Study strengths included interviews being undertaken with GPs at a range of career stages, working in different practice contexts (training & non-training), holding different status positions (principals, sessional and salaried doctors) with a mix of experience and roles outside of general practice, all of which is reflective of working arrangements in this setting. The interviewer (EC) was a doctor at an early stage in her career. This was perceived to have been an advantage particularly with the older GPs who may not view her to be part of the educational establishment. The interviewer strived to maintain an open attitude to the data; collaboration with a second researcher at the data analysis stage helped in this respect.
Limitations included the small number of study participants and their voluntary status which may have skewed the group towards those that already had a prior interest in the subject. Although we took great care to stratify potential GP recruits depending on the type of position they held, ultimately of those who were able to attend the interviews the great majority were GP principals. The interviews allowed in-depth discussion with individuals; although saturation was reached it is possible a bigger study would provide further insights than those gained here. The sample size also limited the ability to judge where most GPs sit along the process i.e. which of the judgements on value are most critical to most GPs. A reticence to share openly was perceived amongst younger GPs, who may have more closely identified the interviewer with the organisation which hosts the peer feedback model and is responsible for delivering most aspects of education and training in the region. The use of a semi-structured interview guide may have resulted in topics being missed, however an iterative approach to the content of the interview guide throughout the period of interviewing and analysis helped reduce this limitation.
The study identified a range of important barriers and attitudes influencing non-engagement in the peer feedback model. How engagement with the model is increased from this 'non-engager' group is highly likely to be influenced by the decisions of local and national policy-makers, rather than a self-directed recognition of learning need by these GPs or a targeted 'promotional-push' by the host organisation. Future engagement levels will be dependent on how seriously decision-makers wish to 'add value' to the appraisal process or, for example, in quality assuring the standard of significant event analyses undertaken as part of the general medical services contract with health authorities (which contains a financial inducement for this element). There are, however, potential feasibility challenges (e.g. peer reviewer training and funding support) to be overcome if the peer feedback model is to be implemented on a wider scale. At present there appears to be a lack of potential alternatives other than this approach or the status quo.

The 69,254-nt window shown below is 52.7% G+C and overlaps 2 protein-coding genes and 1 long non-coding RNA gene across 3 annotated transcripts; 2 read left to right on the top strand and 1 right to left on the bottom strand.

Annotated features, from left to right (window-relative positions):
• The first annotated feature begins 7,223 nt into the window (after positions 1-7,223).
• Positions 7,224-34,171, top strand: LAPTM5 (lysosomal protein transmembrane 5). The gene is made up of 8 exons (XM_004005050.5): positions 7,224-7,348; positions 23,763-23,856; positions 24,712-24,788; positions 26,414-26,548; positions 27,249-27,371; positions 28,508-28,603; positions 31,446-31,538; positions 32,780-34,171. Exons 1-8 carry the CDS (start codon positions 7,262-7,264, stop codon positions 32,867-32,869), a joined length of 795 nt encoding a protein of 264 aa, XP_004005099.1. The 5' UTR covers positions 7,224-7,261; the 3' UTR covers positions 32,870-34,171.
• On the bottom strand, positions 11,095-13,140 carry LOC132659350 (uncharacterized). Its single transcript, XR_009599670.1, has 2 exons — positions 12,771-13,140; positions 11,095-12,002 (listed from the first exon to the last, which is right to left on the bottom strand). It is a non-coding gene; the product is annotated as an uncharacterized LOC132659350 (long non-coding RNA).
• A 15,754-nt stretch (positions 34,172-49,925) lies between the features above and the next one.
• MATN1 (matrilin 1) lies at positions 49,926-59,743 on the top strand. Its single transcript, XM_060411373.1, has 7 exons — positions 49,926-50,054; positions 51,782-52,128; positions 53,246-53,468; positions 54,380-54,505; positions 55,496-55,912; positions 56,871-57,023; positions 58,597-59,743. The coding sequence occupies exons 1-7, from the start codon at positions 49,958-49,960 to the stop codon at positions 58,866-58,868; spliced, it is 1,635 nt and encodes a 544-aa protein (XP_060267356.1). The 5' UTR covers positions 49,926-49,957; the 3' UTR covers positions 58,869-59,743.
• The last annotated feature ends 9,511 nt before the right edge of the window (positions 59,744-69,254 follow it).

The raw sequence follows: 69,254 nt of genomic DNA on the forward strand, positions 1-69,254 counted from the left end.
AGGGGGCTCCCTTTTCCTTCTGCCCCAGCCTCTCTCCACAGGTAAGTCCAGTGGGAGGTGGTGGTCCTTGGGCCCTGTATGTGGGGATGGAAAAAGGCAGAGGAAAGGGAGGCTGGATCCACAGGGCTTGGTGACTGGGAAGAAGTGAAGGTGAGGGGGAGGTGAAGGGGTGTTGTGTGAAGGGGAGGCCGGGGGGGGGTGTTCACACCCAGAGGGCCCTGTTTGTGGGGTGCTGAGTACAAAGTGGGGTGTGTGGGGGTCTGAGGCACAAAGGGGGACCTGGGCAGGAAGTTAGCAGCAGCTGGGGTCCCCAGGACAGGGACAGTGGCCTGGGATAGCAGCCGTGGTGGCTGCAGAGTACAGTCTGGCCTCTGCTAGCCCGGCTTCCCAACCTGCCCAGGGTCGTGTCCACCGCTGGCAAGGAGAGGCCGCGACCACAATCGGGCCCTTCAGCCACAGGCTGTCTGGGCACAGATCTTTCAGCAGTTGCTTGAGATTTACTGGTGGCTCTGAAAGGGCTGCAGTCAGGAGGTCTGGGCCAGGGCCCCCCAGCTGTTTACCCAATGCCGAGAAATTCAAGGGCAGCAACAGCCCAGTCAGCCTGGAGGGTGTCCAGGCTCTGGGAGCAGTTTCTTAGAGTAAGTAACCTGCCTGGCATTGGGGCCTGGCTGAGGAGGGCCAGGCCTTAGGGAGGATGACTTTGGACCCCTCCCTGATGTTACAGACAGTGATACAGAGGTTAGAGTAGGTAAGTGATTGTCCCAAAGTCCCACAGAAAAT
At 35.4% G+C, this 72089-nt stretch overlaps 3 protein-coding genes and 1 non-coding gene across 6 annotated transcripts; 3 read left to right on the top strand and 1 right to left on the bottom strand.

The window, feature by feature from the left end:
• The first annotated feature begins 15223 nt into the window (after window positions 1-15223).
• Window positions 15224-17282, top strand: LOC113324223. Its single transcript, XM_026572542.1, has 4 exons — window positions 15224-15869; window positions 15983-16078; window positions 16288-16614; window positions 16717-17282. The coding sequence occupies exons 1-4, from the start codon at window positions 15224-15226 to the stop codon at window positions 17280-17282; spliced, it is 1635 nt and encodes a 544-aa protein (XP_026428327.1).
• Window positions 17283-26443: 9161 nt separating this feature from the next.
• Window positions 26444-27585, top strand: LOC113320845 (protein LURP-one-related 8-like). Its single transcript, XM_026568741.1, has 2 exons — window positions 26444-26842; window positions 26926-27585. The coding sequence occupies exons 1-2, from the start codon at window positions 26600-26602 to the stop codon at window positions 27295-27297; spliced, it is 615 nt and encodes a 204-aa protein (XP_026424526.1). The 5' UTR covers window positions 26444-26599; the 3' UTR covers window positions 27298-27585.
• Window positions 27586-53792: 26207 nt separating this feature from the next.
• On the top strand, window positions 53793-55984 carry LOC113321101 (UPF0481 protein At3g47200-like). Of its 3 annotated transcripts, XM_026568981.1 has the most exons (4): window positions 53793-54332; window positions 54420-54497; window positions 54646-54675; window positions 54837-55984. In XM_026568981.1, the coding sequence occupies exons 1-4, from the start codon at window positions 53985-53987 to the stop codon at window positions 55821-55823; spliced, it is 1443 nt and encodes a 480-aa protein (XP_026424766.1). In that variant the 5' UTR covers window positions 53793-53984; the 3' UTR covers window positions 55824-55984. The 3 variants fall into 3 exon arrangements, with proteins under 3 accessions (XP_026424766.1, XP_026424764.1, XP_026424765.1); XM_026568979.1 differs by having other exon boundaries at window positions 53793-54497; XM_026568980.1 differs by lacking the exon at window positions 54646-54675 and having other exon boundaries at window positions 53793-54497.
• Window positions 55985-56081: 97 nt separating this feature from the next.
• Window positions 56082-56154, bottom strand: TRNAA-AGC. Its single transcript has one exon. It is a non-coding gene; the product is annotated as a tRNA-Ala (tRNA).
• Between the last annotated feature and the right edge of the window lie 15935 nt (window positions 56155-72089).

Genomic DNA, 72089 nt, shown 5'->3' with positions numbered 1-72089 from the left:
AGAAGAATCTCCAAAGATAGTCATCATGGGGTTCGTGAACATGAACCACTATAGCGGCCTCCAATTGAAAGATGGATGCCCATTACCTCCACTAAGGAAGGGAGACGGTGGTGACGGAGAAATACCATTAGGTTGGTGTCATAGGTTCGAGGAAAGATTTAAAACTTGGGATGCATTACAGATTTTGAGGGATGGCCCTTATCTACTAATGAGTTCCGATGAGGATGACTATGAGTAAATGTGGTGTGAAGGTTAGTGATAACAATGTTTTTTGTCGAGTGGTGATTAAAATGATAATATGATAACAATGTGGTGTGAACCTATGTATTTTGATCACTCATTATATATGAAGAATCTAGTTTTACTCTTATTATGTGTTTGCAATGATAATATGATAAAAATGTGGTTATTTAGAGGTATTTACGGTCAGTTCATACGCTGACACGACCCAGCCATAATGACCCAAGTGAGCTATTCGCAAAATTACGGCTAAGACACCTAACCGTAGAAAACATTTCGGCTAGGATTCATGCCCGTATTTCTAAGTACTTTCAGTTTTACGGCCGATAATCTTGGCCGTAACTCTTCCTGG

PB and JM are educational researchers who contribute to the design, management and evaluation of the peer review model under study and are also directly employed by the host organisation.
EC and LP helped to design the study, carried out the interviews, and analysed the data. EC drafted the initial manuscript. JM assisted with data analysis and contributed to drafting the manuscript. PB conceived of the study, acquired funding, participated in its design and coordination and helped to draft the manuscript. All authors read and approved the final manuscript.
The pre-publication history for this paper can be accessed here:
We offer sincere thanks to the west of Scotland GPs who volunteered to be interviewed for this study. We also thank NHS Education for Scotland for providing funding for the study.